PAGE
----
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July 05, 2016

Olympic Peninsula–Central Coast and the HOH

We arrived at the Mora Campground near Rialto Beach in the rain, the first open and level site we saw was A5.  No we did not look for the best site, but A5 turned out to be just fine.  After securing the site, I wanted to head up to the Hall of Mosses and hike the rainforest in the rain.

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That did not work out as planned, it was 10 degrees warmer under sunny skies in the HOH Rainforest!  The Hall of Mosses is a short trail under a Capemoss laden old growth forest.  The Capemoss looks a lot like the Spanish Moss of the South.
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During our lunch stop along the Sol Duc River we received a call from our San Diego friends who were also camping at Mora! 
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Although we’ve played volleyball and euchre with Tony and Nancy, and we are all avid campers, a common outing was never in our schedules.  It was great to finally camp with them and their dog Sasha.

Rialto Beach is less than a couple miles from Mora campground.  This is a dog friendly beach (Sasha loved it!) with lots of driftwood and awesome sea stacks to explore.  This would be a great place to watch a sunset, but alas that is not to be during our stay.
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Hole-n-the-Wall Rock is about a 2 mile walk north on the beach.  This is another site we missed with the tide in, the rain coming down and it’s a bit cold.  Plan your adventure better.

Both Fran and Sasha enjoyed exploring the arches carved into the driftwood.
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First Beach is the La Push water front with James Island as the dominate landmark.  IMG_3071 (640x472)IMG_3076 (640x424)

Second and Third Beach are both within the National Park and thus not dog friendly.  They are also the best known, perhaps since both were brief filming locations in the Twilight series.  The limited parking for both was full on our wet visit, perhaps another time.

Forks is right on the 101 offering all facilities including the tours of the Twilight filming sites.  Although most of the outdoor scenes were filmed in OR where there is better weather and easier permit processes.   We did take advantage of a nice modern laundry facility and an RV wash in Forks, before continuing south.

Ruby Beach is a very popular day use area at the north end of the Kalaloch beaches.  Like all the Kalaloch beaches it is leashed dog friendly.  It sits north  of the point collecting more than its share of driftwood and home to a nice collection of sea stacks.
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This kid must be 6 or 8 and can play in the cold water, in the rain, without a shirt...  But at 68, just the thought chills my bones!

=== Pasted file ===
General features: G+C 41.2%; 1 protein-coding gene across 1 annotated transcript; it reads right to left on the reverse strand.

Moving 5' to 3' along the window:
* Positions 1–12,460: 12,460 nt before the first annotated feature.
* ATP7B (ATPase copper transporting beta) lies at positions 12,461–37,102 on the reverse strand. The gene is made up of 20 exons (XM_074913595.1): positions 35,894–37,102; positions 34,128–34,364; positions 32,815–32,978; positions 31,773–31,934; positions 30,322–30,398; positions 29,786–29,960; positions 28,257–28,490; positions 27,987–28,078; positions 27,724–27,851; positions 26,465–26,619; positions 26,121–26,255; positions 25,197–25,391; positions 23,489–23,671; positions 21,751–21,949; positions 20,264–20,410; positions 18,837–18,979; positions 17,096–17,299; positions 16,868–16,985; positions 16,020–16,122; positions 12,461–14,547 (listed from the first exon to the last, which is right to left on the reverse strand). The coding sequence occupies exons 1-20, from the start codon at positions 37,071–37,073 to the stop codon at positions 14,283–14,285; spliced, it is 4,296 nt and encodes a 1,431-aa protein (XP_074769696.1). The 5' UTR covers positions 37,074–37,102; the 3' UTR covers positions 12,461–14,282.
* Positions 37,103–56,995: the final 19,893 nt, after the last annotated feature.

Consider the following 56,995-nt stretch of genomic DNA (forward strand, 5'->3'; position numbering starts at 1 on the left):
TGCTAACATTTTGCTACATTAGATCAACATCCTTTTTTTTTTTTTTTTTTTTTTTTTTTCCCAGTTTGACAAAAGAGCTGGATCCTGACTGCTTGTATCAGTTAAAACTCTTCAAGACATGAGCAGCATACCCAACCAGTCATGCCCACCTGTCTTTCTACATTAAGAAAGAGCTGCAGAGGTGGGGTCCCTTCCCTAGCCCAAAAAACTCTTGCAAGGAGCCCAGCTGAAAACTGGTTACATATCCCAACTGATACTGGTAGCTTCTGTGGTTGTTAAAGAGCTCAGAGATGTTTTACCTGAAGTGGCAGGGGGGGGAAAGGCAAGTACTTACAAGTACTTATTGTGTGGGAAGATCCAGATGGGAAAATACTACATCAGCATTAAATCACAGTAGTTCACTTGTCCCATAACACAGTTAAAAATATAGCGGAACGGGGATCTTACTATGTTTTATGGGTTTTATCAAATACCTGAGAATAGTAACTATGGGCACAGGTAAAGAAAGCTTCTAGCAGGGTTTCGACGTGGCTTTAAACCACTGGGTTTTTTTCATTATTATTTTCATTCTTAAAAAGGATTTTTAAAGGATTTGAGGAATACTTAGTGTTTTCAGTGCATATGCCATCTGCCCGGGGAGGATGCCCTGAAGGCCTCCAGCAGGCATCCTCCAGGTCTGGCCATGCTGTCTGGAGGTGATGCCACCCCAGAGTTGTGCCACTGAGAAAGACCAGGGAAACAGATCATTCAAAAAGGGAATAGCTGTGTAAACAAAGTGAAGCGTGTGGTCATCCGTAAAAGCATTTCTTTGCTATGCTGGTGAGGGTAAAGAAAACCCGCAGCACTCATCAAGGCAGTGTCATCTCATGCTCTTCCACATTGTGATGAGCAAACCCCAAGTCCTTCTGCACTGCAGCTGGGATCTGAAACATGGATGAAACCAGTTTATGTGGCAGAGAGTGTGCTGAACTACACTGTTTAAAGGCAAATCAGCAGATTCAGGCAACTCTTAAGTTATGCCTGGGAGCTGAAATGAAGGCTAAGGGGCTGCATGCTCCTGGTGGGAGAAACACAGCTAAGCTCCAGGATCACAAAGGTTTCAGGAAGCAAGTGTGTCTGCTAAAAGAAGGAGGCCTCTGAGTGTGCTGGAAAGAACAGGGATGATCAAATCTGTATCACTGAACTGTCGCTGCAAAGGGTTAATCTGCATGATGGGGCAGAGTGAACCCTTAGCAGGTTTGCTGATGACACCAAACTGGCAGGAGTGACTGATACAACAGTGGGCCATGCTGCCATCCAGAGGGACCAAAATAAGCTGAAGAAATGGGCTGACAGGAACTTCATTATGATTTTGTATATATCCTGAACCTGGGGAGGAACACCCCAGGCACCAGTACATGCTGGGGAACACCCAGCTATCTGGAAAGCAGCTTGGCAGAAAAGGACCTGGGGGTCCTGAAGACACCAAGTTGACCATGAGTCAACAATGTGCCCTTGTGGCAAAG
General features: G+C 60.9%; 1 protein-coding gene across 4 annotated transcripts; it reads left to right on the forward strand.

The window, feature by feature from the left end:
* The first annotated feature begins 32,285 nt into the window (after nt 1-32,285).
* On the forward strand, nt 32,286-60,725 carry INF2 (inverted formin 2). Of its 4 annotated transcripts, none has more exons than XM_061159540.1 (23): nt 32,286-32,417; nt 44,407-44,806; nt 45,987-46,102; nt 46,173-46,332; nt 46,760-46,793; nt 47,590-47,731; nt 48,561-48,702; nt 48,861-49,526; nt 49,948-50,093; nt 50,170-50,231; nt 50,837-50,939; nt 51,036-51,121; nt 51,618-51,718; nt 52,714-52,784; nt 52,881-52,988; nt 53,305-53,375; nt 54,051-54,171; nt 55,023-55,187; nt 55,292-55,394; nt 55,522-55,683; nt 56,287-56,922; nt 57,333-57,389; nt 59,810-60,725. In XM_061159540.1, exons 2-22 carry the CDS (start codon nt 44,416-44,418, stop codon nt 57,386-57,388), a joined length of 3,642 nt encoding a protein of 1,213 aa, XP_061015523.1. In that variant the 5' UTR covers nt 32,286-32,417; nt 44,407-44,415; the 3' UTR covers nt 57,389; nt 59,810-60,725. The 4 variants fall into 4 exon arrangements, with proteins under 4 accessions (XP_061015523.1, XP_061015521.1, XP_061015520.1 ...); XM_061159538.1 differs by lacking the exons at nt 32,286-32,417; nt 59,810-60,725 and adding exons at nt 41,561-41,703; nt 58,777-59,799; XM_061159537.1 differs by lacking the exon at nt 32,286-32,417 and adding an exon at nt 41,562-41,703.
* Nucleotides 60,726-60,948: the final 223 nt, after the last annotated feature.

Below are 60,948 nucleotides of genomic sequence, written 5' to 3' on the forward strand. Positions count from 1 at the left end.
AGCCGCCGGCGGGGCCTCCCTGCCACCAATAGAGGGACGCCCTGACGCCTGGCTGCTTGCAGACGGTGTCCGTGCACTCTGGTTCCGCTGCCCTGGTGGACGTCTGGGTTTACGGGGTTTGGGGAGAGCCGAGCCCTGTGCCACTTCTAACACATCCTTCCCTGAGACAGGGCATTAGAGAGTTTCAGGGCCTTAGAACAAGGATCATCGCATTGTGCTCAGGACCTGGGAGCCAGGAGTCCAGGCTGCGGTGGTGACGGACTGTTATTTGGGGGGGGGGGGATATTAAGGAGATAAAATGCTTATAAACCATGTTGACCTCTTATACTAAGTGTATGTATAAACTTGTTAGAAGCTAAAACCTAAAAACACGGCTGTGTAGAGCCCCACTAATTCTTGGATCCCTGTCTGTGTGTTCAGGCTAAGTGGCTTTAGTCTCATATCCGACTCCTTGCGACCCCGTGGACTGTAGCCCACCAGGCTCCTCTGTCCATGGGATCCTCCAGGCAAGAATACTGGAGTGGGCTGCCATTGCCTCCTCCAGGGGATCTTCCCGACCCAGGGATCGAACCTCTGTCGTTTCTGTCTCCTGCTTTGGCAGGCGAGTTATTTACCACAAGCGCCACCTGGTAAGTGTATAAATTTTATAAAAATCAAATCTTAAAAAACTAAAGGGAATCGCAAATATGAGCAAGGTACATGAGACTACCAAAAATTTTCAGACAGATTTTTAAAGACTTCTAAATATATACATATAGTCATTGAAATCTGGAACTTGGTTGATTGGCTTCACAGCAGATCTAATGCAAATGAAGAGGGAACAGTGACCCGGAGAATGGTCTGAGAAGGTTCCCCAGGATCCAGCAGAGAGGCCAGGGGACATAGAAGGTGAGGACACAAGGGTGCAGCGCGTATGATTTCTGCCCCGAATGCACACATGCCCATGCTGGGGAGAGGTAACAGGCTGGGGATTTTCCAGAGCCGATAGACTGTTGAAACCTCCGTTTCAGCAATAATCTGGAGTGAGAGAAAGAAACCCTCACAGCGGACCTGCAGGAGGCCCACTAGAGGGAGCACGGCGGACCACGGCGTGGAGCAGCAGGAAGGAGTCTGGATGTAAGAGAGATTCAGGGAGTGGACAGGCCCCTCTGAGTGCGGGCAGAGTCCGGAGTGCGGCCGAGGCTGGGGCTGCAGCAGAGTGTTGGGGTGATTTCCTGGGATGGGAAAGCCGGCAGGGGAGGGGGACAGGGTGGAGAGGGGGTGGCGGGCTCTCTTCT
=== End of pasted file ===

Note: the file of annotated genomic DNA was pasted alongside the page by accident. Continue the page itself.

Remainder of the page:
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Continunig south Beach 7 to Beach 4  the sea stacks give way to black sand beaches and lots of clam condos.
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The Kalaloch Campground is the only campground in the National Park that accepts reservations.  If you can, reserve site D24! – this prime site that will accept any size rig and offers a private open view.  Most sites are better suited for tents or smaller RVs, check when you make a reservation.
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From Kalaloch Beach north to Beach 3 is more SoCal style, with wide light colored sand for walking, and it is also dog friendly.
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The rocks separate Beach 3 from Beach 4, it is a good place to explore before turning back.
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Heading south is Beach 2 and Beach 1, South Beach is the last in the chain of the dog friendly Kalaloch beaches.  We have a late start on a rising tide as we head toward Beach 2.
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After an hour the wide sands of Kalaloch give way to the rocks along Beach 2, and soon the sentinel marking Beach 2 trailhead comes into view … but so does the incoming tide!  It is an easy, unanimous choice, to get our feet wet rather than take a bypass or continue on to Beach 1 and return on the road.  Since the moon influences the tide it is a bit like ‘Racing the Moon’.
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The Kalaloch Lodge is less than a half mile walk via trail and road, but the Nature Trail is a welcome detour.
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Meanwhile back at the Lodge …
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… the reward for a long day awaits …

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Cape Disappointment and another family gathering next
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